is yet another indication that thinking of one as a font-style
variant of the other is not particularly helpful - even if the
ultimate origin may have derived from the same sign.

At this stage of the game, they are properly disunified,
just as i and j or u and v.


On 1/15/2014 7:43 PM, Leif Halvard Silli wrote:
> Thanks to our discussion in July 2012,[1] the Unicode code charts now
> says, about 00F7 ÷ DIVISION SIGN, this:
>    “• occasionally used as an alternate, more visually
>       distinct version of 2212 − {MINUS SIGN} or 2011 ‑
>       {NON-BREAKING HYPHEN} in some contexts
>          [… snip …]
>     → 2052 ⁒ commercial minus sign”
> However, I think it can also be added somewhere that commercial minus
> is just the italic variant of ”division minus”. I’ll hereby argue for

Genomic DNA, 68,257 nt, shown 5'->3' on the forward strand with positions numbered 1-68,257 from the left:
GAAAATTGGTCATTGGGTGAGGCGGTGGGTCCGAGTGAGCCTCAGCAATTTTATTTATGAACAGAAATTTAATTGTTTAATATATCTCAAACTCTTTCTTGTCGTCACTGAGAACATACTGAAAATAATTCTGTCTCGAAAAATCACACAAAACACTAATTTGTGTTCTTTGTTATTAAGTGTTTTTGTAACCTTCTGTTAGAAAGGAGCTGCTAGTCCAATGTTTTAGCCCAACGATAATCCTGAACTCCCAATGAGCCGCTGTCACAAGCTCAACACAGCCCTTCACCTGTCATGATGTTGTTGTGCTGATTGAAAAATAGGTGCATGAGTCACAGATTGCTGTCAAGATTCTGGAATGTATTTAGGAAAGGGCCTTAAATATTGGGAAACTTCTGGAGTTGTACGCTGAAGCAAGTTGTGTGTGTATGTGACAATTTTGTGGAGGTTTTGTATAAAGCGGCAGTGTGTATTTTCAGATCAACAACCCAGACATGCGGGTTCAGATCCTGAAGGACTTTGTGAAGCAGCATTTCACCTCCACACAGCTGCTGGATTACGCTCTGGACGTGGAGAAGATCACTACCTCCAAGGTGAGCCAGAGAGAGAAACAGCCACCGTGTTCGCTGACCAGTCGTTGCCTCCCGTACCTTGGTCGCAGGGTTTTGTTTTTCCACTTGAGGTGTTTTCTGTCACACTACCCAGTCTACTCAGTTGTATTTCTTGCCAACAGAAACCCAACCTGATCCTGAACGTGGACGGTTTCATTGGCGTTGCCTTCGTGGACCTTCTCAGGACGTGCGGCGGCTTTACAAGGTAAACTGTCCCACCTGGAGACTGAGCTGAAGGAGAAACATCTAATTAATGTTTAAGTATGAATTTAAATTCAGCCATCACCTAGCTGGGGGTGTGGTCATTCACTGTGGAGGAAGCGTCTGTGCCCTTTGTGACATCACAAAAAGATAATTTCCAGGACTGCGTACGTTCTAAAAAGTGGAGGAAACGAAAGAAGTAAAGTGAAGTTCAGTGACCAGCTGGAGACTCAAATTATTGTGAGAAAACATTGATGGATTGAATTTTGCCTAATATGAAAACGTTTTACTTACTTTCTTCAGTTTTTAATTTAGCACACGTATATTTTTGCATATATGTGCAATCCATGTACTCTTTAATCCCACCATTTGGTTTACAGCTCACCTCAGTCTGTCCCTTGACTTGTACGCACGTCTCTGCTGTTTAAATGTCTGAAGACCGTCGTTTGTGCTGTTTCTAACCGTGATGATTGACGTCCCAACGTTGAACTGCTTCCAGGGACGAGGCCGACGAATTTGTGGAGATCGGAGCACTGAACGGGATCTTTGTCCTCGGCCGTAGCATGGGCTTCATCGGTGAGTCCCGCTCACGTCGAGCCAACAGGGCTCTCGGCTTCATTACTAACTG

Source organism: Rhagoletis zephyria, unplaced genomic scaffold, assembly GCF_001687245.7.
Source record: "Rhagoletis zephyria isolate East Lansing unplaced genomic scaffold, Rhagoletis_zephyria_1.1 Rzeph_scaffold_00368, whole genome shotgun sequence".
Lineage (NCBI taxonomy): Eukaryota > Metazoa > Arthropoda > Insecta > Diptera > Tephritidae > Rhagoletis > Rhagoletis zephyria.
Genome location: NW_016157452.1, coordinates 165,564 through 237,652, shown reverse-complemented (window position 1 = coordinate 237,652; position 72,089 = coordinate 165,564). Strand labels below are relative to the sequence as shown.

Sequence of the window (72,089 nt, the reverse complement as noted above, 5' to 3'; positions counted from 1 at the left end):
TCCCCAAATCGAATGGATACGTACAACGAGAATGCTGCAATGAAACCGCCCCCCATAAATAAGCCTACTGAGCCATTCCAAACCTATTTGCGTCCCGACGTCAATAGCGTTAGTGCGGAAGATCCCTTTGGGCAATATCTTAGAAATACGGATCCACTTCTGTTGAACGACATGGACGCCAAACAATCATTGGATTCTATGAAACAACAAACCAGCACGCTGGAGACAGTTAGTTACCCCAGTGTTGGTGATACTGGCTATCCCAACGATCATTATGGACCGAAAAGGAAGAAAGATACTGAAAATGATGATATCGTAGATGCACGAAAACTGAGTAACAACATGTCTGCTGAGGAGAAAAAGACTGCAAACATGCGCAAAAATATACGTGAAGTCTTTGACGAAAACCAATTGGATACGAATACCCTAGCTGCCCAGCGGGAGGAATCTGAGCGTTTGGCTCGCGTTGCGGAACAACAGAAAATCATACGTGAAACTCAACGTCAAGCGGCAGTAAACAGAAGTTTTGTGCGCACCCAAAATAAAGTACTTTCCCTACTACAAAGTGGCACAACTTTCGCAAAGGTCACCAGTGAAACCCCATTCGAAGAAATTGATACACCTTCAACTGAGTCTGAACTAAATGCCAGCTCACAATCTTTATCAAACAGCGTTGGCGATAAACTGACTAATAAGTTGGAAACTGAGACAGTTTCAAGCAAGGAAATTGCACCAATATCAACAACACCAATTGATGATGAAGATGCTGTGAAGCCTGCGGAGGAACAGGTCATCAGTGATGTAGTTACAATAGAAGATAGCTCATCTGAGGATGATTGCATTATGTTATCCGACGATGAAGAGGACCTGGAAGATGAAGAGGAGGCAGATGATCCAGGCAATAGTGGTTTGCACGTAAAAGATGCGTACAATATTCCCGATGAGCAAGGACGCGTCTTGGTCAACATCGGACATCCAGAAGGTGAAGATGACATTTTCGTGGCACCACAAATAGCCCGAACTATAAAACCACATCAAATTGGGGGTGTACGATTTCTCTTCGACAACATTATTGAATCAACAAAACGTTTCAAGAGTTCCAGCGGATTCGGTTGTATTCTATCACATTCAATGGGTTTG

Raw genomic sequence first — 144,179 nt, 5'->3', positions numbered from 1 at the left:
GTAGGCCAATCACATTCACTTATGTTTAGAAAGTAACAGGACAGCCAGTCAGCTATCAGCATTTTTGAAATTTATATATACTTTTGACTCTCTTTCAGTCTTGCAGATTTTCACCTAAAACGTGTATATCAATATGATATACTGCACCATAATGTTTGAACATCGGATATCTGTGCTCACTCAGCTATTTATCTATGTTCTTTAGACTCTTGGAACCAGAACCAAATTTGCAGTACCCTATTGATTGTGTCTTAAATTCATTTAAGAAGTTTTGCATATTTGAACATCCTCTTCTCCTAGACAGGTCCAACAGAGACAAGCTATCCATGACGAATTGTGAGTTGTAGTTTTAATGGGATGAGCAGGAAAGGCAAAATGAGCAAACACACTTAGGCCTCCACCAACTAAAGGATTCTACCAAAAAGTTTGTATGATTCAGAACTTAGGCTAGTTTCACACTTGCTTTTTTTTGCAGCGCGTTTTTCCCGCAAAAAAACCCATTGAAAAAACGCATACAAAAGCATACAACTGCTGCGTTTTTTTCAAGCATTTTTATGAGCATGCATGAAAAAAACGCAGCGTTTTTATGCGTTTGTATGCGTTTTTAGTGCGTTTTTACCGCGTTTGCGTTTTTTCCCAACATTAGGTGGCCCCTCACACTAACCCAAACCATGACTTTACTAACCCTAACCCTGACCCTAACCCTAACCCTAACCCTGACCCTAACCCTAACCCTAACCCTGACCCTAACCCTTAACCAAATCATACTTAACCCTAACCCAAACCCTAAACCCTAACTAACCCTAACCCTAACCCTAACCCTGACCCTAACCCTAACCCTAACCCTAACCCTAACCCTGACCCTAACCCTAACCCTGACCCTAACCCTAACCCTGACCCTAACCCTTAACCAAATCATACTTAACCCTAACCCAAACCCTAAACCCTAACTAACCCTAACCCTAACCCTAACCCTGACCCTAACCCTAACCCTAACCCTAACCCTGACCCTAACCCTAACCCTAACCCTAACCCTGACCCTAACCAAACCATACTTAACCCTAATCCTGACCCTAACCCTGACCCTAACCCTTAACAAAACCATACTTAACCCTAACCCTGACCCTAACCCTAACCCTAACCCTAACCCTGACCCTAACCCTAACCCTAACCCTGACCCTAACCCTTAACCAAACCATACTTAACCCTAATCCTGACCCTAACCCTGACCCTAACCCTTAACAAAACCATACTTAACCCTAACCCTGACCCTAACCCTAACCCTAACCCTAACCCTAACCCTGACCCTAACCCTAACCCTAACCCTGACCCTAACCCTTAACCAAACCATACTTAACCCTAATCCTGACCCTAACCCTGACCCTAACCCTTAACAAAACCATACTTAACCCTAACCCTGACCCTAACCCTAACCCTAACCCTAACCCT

> this based on an old German book on ”commercial arithmetics” I have
> come accross, plus what the the July 2012 discussion and what Unicode
> already says about the commercial sign:
>     German language is an important locale for the Commercial Minus. In
> German, the Commercial minus is both referred to as ”kaufmännische
> Minus(zeichen)” and as "buchhalterische Minus" (”Commercial Minus
> Character” and ”Bookkeeper Minus”). And, speaking of ”division minus”
> in the context I know best, Norway, we find it in advertising
> (commercial context) and in book keeping documentation and taxation
> forms. Simply put, what the Unicode 6.2 ”General Punctuation” section
> says about Commercial Minus, can also be said about DIVISION SIGN used
> as minus: «U+2052 % commercial minus sign is used in commercial or tax
> related forms or publications in several European countries, including
> Germany and Scandinavia.» So, basically and for the most part, the
> commercial minus and the ”division sign minus” occur in the very same
> contexts, with very much the same meaning. This is a strong hint that
> they are the same character.
>     Is there any proof that German used both an italics variant and a